My main research interests are in the recent history and the philosophical foundations of the modern theory of public finance. I studied the conceptual history of public goods and merit goods (merit wants). My research focuses on the contribution of Richard A. Musgrave to the modernisation of public finance and the emergence of public economics. I compared Musgrave’s approach to public expenditures with that of other major figures of economic theory: Paul A. Samuelson and James M. Buchanan. I am interested in the contextual history of economics, as well as in its philosophical underpinnings, both from the ‘internal’ perspective of economic methodology, and from the perspective of political philosophy. I have also written on the genealogy of the concepts of consumers' sovereignty and homo œconomicus.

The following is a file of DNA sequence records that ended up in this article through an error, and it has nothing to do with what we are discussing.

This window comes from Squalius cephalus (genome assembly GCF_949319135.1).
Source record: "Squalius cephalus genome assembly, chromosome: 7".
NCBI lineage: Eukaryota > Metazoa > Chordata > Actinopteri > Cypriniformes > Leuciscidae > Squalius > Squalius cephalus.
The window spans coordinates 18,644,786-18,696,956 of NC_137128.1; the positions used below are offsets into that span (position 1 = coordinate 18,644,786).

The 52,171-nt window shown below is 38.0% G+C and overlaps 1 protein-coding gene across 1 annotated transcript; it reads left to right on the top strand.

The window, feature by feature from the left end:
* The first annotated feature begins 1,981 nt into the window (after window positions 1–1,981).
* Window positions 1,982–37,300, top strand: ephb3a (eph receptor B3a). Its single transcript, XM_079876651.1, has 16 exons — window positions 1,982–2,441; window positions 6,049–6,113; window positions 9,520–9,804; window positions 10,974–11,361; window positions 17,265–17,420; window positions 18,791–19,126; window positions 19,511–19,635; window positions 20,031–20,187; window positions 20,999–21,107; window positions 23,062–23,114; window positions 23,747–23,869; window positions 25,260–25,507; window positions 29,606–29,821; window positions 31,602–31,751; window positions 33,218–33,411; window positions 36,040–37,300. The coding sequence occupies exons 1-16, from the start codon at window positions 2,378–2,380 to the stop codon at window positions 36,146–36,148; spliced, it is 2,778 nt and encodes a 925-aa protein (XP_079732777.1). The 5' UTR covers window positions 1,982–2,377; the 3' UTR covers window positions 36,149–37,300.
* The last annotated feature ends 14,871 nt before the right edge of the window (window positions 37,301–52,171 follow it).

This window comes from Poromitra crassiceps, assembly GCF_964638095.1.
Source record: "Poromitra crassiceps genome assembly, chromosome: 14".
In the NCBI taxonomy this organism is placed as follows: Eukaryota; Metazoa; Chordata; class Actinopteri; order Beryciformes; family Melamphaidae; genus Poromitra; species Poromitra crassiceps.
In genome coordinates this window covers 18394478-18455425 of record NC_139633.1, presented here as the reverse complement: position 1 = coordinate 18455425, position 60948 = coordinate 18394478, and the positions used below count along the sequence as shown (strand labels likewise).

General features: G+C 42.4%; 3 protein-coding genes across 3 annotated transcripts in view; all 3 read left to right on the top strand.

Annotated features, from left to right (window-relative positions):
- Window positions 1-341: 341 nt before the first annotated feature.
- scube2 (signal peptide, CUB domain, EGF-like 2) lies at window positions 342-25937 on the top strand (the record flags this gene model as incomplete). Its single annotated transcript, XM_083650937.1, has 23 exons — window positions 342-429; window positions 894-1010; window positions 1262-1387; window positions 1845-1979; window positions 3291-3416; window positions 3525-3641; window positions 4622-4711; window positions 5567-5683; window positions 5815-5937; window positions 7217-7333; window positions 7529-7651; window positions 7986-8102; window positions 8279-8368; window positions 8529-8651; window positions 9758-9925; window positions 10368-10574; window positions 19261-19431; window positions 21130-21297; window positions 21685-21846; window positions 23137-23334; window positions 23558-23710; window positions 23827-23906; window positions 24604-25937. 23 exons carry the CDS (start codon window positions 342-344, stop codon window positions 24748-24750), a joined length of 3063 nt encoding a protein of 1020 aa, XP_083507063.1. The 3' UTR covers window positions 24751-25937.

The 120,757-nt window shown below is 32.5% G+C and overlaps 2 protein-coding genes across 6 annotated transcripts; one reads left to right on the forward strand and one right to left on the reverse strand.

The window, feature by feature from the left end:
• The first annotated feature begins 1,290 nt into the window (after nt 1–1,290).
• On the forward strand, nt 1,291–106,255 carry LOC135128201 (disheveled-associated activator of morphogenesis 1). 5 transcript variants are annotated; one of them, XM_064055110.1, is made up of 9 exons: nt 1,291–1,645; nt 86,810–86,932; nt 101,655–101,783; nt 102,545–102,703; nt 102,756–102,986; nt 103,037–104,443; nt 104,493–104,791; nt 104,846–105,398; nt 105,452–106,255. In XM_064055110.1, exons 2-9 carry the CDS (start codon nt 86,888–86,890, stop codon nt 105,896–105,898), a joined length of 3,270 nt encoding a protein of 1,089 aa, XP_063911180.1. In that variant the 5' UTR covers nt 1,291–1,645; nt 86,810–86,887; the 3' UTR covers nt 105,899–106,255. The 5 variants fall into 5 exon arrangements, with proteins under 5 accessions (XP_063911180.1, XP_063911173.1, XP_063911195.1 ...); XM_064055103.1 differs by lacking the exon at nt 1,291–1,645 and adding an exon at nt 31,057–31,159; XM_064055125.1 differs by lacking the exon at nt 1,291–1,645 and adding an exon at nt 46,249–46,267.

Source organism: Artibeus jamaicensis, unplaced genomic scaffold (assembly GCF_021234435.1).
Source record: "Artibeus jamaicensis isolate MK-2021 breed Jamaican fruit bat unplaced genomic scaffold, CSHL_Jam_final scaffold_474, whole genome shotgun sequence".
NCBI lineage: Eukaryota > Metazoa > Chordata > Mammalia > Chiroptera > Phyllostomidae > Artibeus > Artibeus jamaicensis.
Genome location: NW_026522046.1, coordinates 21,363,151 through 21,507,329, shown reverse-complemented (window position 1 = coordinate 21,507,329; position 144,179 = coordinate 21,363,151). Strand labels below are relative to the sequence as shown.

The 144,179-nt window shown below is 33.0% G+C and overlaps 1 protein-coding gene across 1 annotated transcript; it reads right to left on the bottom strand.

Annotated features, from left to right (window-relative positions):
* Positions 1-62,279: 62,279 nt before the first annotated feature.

I am an interdisciplinary scholar. I graduated in mathematics from the Université de Montréal. I was then elected on the student union executive committee (FAÉCUM) where I spent a year defending students' rights and interests. I then turned to economics and obtained a master degree from the Université de Montréal. Soon after, I studied history of economic thought and philosophy of economics in Paris. I continued my graduate studies in joint supervision between the University of Paris 1 Panthéon-Sorbonne and the University of Lausanne and obtained my PhD in economics in December 2016, after spending an academic year as a visiting student at the Centre for Philosophy of Natural and Social Science (CPNSS) at the London School of Economics. I was a postdoctoral assistant at the Centre Walras-Pareto at the University of Lausanne. Three years ago, I joined the IMS at Goldsmiths, University of London as lecturer in economics.